Live Responsibly

SMU Belongs to a team fighting binge drinking

SMU has teamed up with peer institutions — including Dartmouth, Stanford, Duke, Brown, Princeton, Purdue and Vanderbilt — to research new and innovative ways to fight binge drinking on campus.

The University has joined more than 30 other colleges and universities in the Learning Collaborative on High-Risk Drinking, an inaugural effort of the National College Health Improvement Project (NCHIP) based at The Dartmouth Institute for Health Policy and Clinical Practice. The group will use comprehensive evaluation and measurement techniques "to identify and implement the most effective ways to address the problems of high-risk drinking," according to an NCHIP press release. The teams will use outcomes-based research to discover what programs work best, where they work and why. The 18-monthproject has an 18-month follow-up.

Joining NCHIP is an outcome of SMU’s 2007-08 President’s Task Force on Substance Abuse Prevention.  After producing its initial report, the Task Force evolved into the President’s Commission on Substance Abuse Prevention. The Commission is composed of administrators, faculty members, students, the University chaplain and a parent representative. The group continues to focus on the six categories of the original recommendations and to continue the discussion of substance abuse prevention, ideas, strategies and areas for further review.

“I see our membership in the Learning Collaborative on High-Risk Drinking as an important part of the work of the President’s Commission,” says Lori White, vice president for Student Affairs at SMU. “I look forward to joining forces with our peers to find ideas and answers about binge drinking.”

SMU is the only Texas university among the current partner institutions, which also include Bucknell, Boston University, Cornell, DePauw, Northwestern, Lehigh, Sewanee, Wellesley, Yale, Washington University in St. Louis and the Universities of Maryland, Minnesota, New Hampshire, Rhode Island, Vermont and Wyoming.

More than 40 percent of college students in the United States engage in binge drinking, a number that has remained virtually unchanged for decades, says Dartmouth College President Jim Yong Kim. Binge drinking is defined as four or more drinks for women or five or more drinks for men over a period of about two hours, or any drinking that leads to impairment.

"By collaborating on this issue, we are much more likely to make meaningful and lasting progress than if each school attempts to tackle this critical issue on its own," Kim says.

The Collaborative model includes establishing a core work group on campus and working with the community to develop and implement new prevention strategies, says John Sanger, director of SMU's Center for Alcohol and Drug Abuse Prevention in the Health Center. Much of the work is based on principles of data-driven continuous quality improvement pioneered by American statistician W. Edwards Deming in the postwar Japanese manufacturing industry, he adds.

"Deming's model has been applied very successfully to other public health topics, but never to binge drinking. It's really a new approach," Sanger says.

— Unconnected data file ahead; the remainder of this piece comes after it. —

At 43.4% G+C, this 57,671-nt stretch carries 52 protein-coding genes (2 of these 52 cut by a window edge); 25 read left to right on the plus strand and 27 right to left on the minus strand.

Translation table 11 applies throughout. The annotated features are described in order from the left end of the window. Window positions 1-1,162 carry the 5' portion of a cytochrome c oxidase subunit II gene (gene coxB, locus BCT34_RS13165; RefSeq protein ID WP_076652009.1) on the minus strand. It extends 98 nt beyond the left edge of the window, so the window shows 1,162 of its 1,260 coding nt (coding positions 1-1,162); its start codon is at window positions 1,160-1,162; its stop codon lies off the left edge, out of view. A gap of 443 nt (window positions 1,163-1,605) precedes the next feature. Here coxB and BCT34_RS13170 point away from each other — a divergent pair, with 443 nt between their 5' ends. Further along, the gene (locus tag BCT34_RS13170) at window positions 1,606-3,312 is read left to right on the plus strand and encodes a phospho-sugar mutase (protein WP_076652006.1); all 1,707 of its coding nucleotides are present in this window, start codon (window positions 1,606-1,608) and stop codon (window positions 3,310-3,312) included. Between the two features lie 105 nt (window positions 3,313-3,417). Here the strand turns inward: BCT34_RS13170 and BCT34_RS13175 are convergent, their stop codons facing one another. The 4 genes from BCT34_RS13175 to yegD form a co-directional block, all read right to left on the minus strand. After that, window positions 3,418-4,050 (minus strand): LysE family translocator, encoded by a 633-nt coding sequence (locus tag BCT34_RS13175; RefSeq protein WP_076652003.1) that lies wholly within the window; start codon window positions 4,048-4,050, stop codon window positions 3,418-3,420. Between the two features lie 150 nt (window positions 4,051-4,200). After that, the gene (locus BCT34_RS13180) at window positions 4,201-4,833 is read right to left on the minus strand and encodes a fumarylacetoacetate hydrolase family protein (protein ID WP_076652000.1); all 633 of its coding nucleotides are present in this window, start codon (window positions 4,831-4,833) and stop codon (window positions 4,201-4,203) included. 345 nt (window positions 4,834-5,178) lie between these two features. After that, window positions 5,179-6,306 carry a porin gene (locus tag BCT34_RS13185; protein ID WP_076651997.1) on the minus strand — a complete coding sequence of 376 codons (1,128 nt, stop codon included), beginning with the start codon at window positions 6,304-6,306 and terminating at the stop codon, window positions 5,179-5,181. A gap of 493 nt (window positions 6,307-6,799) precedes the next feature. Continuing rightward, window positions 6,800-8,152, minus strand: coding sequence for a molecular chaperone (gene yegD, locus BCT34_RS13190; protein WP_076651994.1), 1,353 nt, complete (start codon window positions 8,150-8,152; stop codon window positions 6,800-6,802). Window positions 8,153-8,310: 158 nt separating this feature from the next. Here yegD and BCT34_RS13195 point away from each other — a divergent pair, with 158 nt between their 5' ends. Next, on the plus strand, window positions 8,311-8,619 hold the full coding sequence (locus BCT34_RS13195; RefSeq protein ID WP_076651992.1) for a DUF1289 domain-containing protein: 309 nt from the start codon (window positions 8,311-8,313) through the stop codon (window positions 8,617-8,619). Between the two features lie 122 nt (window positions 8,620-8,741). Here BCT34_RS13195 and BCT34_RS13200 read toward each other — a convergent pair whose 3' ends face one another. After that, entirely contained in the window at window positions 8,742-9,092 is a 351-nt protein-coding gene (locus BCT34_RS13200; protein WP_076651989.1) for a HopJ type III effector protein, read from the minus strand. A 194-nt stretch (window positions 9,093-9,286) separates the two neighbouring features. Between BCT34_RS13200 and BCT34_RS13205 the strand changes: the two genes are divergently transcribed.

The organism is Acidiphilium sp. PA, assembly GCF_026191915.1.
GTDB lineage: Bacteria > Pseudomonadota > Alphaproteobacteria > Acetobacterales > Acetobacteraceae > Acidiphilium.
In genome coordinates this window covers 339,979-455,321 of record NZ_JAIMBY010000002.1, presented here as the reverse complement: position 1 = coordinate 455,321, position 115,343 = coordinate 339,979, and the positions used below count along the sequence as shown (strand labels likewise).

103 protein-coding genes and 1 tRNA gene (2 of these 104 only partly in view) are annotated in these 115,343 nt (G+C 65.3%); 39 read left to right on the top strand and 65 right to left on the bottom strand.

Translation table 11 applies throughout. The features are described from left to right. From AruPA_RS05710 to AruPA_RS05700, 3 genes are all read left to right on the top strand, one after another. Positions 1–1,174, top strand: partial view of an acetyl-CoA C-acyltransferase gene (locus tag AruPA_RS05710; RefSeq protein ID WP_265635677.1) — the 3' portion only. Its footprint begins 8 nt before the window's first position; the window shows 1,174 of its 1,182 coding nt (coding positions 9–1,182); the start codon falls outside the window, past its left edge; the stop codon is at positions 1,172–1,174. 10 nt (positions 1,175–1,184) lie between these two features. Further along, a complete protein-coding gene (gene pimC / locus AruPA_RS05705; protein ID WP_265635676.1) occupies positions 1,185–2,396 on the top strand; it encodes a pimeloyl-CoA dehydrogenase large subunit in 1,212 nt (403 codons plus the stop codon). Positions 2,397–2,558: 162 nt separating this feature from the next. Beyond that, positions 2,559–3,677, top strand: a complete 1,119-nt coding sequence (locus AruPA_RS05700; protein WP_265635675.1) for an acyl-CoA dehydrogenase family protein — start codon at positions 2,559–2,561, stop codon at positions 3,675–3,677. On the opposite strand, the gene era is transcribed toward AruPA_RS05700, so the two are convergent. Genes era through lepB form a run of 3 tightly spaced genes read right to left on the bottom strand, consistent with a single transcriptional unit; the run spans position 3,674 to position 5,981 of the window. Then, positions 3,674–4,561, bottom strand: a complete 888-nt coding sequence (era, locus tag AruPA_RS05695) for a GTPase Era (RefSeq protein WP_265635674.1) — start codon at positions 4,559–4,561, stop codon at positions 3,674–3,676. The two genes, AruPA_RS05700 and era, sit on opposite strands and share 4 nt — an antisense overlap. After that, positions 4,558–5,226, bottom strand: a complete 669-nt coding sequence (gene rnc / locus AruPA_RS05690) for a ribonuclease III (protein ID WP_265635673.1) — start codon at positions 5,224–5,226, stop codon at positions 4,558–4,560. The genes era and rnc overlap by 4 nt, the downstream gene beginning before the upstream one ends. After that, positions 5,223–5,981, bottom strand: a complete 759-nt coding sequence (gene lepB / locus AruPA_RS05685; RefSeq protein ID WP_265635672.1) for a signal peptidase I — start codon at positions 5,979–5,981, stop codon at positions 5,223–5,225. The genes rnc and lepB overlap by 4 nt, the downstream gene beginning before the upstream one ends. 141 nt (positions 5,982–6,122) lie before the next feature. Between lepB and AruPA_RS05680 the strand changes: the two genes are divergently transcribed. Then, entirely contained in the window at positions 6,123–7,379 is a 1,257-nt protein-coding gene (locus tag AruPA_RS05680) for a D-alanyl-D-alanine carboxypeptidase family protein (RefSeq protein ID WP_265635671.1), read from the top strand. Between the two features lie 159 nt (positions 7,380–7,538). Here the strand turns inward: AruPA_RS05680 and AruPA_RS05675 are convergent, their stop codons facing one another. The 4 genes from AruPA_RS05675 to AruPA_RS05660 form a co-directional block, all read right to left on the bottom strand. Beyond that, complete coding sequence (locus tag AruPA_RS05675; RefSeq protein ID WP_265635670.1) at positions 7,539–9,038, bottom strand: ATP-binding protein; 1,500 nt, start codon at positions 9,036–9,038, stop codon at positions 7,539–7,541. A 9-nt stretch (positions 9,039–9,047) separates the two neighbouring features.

SMU’s team includes Sanger and Health Center Coordinator Jan McCutchin, as well as Mary Logan of the Office of Student Affairs and Galen Laprocido, health educator in the Health Center. The team also includes Vice President for Student Affairs Lori White, Assistant Provost for Strategic Initiatives and Student Retention Anthony Tillman,  Department of Psychology Chair Ernest Jouriles of Dedman College and Evelyn Ashley, assistant dean of Student Life and director of Student Conduct and Community Standards.

The group also includes student member Nick Jehlik. Jehlik, a junior marketing major in SMU's Cox School of Business, lives with a daily reminder of the cost of high-risk drinking: He attends the University on a scholarship named for a student from his high school who died after a suspected drinking binge.

"This Learning Collaborative shares information, concepts and measurement techniques that can help decrease high-risk drinking on campus. Ultimately, this effort can help save lives," Jehlik says. "Given my proximity to the effects of high-risk drinking I believe I can represent the SMU student body in helping to make our campus safer."

The group has attended learning sessions in Vermont and Austin and will travel to Washington, D.C., in July. The team is conducting monthly student surveys and tracking hospital transports, alcohol-related incidents and consequences of high-risk drinking on campus.

"We plan to share both successes and challenges as we learn how to apply these quality improvement cycles to high-risk drinking," Sanger says.

"Although the SMU binge drinking rate has remained relatively stable and below the national average over the last four or five years, we’ve seen reductions in negative consequences reported by students as a result of their drinking," Sanger says.

Jehlik says he has met with high-ranking SMU officials to share a student perspective. "One of the main points of this effort is to record accurately the drinking habits of students on-campus," he says. "Surveys and other measurement tools should be taken seriously, and students must understand the anonymity of them. Once we are able to gather truthful and sound information, we can use it to make informed decisions and effective legislation to lower high-risk drinking.

"It is inspiring to see how other universities implement ideas, surveys and legislation in which they can measure the effects," he adds. "And it is humbling to be part of such a great initiative and surrounded by such a well-rounded SMU team."

# # #

SMU News & Communications, 214-768-7650,